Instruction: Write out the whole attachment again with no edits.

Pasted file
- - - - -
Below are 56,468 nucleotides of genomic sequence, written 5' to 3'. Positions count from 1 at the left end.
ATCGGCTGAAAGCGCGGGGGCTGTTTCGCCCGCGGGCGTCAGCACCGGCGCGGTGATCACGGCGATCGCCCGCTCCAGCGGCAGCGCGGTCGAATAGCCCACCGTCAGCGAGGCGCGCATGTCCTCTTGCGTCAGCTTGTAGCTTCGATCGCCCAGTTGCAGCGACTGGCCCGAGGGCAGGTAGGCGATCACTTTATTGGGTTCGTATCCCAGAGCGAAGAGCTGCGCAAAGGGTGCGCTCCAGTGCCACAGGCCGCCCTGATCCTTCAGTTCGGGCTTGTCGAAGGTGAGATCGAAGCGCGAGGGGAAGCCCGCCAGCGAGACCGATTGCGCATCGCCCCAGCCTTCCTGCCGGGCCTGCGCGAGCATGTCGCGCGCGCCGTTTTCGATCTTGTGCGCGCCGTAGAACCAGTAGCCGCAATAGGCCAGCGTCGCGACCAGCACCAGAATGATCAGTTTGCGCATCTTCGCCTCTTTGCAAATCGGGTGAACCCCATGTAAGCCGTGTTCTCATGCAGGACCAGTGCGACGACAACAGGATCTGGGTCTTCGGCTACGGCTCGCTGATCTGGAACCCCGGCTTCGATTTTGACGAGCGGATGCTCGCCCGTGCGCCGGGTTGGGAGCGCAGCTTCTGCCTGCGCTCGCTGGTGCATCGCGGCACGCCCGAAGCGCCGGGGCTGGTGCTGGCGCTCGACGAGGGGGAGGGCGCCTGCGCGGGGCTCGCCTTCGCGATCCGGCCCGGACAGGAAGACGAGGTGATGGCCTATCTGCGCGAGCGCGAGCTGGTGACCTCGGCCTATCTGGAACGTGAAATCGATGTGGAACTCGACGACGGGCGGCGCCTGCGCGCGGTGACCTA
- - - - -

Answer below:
Below are 56,468 nucleotides of genomic sequence, written 5' to 3'. Positions count from 1 at the left end.
ATCGGCTGAAAGCGCGGGGGCTGTTTCGCCCGCGGGCGTCAGCACCGGCGCGGTGATCACGGCGATCGCCCGCTCCAGCGGCAGCGCGGTCGAATAGCCCACCGTCAGCGAGGCGCGCATGTCCTCTTGCGTCAGCTTGTAGCTTCGATCGCCCAGTTGCAGCGACTGGCCCGAGGGCAGGTAGGCGATCACTTTATTGGGTTCGTATCCCAGAGCGAAGAGCTGCGCAAAGGGTGCGCTCCAGTGCCACAGGCCGCCCTGATCCTTCAGTTCGGGCTTGTCGAAGGTGAGATCGAAGCGCGAGGGGAAGCCCGCCAGCGAGACCGATTGCGCATCGCCCCAGCCTTCCTGCCGGGCCTGCGCGAGCATGTCGCGCGCGCCGTTTTCGATCTTGTGCGCGCCGTAGAACCAGTAGCCGCAATAGGCCAGCGTCGCGACCAGCACCAGAATGATCAGTTTGCGCATCTTCGCCTCTTTGCAAATCGGGTGAACCCCATGTAAGCCGTGTTCTCATGCAGGACCAGTGCGACGACAACAGGATCTGGGTCTTCGGCTACGGCTCGCTGATCTGGAACCCCGGCTTCGATTTTGACGAGCGGATGCTCGCCCGTGCGCCGGGTTGGGAGCGCAGCTTCTGCCTGCGCTCGCTGGTGCATCGCGGCACGCCCGAAGCGCCGGGGCTGGTGCTGGCGCTCGACGAGGGGGAGGGCGCCTGCGCGGGGCTCGCCTTCGCGATCCGGCCCGGACAGGAAGACGAGGTGATGGCCTATCTGCGCGAGCGCGAGCTGGTGACCTCGGCCTATCTGGAACGTGAAATCGATGTGGAACTCGACGACGGGCGGCGCCTGCGCGCGGTGACCTA